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Author Topic: please teach me reference document in the hardware?  (Read 2332 times)

DEDEDE2

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please teach me reference document in the hardware?
« on: August 19, 2016, 06:17:24 am »
Hello.
I am studying hardware(CPU) to hack ARMCPU.
but I am first step. So Please teach me reference book in the hardware??


THANK YOU! EVERYONE

dACE

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Re: please teach me reference document in the hardware?
« Reply #1 on: August 19, 2016, 09:07:05 am »
Try google: "arm reference manual" OR why not start another new thread?

/dACE

tvtoon

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Re: please teach me reference document in the hardware?
« Reply #2 on: August 19, 2016, 10:16:38 am »
Start here.
May the source be with you! :)

FAST6191

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Re: please teach me reference document in the hardware?
« Reply #3 on: August 19, 2016, 10:59:00 am »
You were probably already linked http://www.coranac.com/tonc/text/toc.htm
Others have linked good stuff but that is probably the nicest intro I can think of.

I guess I could also link another favourite
http://blog.quirk.es/2008/12/things-you-never-wanted-to-know-about.html

You might be heading about this the wrong way though as it is almost like you are trying to take the lot in at once. It is possible to do later, doubtless you will see many around here find a hardware spec and then basically hack a system they might never have even played on an emulator, but I reckon you want to go through and pick it up piece by piece for one system first.

jonk

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Re: please teach me reference document in the hardware?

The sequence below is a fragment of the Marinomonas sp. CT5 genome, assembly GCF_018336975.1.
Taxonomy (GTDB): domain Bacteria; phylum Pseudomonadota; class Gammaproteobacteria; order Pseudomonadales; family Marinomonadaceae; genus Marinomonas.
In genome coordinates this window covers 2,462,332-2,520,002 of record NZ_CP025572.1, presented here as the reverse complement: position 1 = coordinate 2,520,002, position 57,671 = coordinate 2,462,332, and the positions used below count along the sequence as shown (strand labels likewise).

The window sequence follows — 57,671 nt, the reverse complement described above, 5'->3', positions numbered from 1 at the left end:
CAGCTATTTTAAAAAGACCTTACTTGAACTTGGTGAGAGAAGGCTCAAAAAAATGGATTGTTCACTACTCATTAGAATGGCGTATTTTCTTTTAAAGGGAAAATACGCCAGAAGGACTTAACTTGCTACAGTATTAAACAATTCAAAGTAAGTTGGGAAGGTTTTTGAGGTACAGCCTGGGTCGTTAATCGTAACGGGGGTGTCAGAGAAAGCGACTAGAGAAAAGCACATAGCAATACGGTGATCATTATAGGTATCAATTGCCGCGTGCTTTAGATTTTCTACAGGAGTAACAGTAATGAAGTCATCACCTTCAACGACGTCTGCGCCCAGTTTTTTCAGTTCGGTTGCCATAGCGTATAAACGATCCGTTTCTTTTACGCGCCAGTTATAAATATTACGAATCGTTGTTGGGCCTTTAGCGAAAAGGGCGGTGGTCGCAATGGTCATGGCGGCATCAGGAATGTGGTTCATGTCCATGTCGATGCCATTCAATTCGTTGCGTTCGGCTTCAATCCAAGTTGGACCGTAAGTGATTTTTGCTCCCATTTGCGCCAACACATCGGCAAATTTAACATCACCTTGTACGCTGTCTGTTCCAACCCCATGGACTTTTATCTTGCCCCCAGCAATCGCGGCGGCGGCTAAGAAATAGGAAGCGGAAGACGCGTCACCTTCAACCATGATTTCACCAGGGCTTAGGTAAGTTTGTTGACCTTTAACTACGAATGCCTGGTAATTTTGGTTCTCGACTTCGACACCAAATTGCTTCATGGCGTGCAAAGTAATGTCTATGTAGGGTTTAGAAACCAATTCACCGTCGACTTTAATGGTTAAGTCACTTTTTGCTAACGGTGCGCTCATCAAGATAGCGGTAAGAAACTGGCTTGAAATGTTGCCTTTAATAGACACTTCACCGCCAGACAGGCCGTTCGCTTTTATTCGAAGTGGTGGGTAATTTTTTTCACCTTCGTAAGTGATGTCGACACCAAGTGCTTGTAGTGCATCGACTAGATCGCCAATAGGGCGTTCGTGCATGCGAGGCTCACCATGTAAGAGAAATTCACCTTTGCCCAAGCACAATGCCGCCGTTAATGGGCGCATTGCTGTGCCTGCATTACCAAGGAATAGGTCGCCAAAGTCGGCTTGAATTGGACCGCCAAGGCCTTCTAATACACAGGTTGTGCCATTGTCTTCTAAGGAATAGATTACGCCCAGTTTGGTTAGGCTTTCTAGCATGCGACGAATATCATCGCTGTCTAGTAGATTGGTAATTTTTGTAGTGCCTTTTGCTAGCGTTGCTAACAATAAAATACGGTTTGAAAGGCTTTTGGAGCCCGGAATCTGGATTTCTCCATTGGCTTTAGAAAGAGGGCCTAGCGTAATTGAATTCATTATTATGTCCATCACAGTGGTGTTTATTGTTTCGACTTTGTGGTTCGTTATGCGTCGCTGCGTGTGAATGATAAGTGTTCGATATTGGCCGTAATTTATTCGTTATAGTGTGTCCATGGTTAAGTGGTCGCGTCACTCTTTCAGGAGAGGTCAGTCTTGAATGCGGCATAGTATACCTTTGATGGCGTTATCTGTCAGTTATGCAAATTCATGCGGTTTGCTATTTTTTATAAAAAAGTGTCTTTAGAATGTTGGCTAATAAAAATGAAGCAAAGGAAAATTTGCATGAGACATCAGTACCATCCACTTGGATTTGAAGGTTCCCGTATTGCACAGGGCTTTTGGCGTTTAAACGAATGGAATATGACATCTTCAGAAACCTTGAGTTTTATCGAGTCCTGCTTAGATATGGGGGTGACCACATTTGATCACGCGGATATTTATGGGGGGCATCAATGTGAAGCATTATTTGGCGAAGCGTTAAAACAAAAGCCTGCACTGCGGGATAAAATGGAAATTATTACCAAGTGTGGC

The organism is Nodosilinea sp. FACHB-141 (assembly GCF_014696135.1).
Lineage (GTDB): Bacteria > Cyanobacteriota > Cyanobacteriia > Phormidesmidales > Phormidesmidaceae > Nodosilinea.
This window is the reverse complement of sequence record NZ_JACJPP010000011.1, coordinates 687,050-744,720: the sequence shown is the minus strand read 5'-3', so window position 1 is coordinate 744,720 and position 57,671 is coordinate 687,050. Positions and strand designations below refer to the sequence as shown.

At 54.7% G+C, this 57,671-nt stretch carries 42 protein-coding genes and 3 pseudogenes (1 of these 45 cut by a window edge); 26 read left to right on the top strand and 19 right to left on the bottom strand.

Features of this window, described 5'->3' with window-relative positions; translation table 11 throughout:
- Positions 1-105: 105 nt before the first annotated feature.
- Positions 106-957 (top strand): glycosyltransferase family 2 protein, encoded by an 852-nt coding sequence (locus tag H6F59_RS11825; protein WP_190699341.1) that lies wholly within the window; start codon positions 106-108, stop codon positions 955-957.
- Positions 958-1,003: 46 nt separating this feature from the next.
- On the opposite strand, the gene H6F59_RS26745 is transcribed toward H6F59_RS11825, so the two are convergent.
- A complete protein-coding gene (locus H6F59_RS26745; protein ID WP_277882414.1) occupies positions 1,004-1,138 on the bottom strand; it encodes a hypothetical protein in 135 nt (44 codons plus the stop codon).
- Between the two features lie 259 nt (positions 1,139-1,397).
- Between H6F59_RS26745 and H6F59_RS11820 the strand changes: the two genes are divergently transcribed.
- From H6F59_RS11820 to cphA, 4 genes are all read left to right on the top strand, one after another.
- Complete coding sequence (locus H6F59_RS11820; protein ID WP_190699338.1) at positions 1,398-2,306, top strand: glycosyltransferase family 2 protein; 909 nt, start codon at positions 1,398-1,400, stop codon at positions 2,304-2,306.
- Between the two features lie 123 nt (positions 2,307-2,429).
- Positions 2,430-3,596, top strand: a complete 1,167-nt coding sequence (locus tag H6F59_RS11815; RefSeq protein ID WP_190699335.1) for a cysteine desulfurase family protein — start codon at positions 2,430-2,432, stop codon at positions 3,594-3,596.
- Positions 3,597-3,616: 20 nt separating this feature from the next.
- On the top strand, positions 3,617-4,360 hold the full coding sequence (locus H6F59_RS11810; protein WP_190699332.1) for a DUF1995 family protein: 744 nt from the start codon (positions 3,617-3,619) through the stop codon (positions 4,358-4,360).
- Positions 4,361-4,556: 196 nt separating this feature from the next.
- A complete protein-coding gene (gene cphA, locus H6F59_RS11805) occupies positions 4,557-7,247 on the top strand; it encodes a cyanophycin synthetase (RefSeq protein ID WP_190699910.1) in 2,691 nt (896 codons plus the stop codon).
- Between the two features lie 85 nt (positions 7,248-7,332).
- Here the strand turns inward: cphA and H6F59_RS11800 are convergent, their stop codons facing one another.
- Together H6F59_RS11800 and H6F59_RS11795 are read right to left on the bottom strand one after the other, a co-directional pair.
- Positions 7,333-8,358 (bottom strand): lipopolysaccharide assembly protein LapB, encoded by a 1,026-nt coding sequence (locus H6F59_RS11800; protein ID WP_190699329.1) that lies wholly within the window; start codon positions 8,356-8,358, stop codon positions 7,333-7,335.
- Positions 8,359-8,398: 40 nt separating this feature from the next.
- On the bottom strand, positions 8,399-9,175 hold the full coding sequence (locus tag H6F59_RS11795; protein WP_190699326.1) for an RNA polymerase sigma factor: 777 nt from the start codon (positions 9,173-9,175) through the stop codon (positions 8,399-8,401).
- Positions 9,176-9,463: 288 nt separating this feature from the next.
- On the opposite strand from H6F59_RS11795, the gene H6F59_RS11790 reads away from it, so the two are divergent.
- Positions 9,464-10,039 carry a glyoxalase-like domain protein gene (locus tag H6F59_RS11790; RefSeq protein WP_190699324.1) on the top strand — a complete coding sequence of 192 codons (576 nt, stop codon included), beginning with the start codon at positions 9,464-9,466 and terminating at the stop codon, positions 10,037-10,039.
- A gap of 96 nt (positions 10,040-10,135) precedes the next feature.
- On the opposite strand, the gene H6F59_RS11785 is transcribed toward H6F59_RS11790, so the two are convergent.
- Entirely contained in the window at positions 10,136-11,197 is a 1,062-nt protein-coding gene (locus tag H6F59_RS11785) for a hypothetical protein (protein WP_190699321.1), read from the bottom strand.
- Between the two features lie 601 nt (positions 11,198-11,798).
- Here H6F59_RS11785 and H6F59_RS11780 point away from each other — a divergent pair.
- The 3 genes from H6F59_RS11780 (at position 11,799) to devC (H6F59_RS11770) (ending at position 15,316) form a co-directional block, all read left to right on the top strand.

« Reply #4 on: August 19, 2016, 05:16:42 pm »
Hello.
I am studying hardware(CPU) to hack ARMCPU.
but I am first step. So Please teach me reference book in the hardware??
I can already tell that you are just setting yourself up for failure. You need to pick more realizable objectives along the way.

Saying "teach me reference book..." simply says to me that you can't even read the reference manuals on ARM processors. That's not a bad thing, so don't take me the wrong way. There aren't a lot of people who can. So it's not a statement about you, if you can't. You are just normal, is all. But the ARM manuals, and the various references that various manufacturers also write regarding their specific implementations of peripheral units that surround the ARM core, is daunting. Just getting all the right information and understanding how it is organized can be a struggle, all of its own. So you are picking out one of the more difficult cores to go after.

By comparison, for example, a Microchip PIC18F family processor will have very nicely laid out and complete documentation available and readily found. So ARM is actually uniquely difficult because there is the ARM group [recently purchased by a Japanese firm], which does NOT make integrated circuits but does offer intellectual property for others to use in making their own ICs, and then there are perhaps almost 100 other companies who purchase that IP and use it in their own custom designs, no two alike, and where their own documentation may leave gaps, or duplicate information, or otherwise depend on you getting stuff from ARM itself to supplement what they write.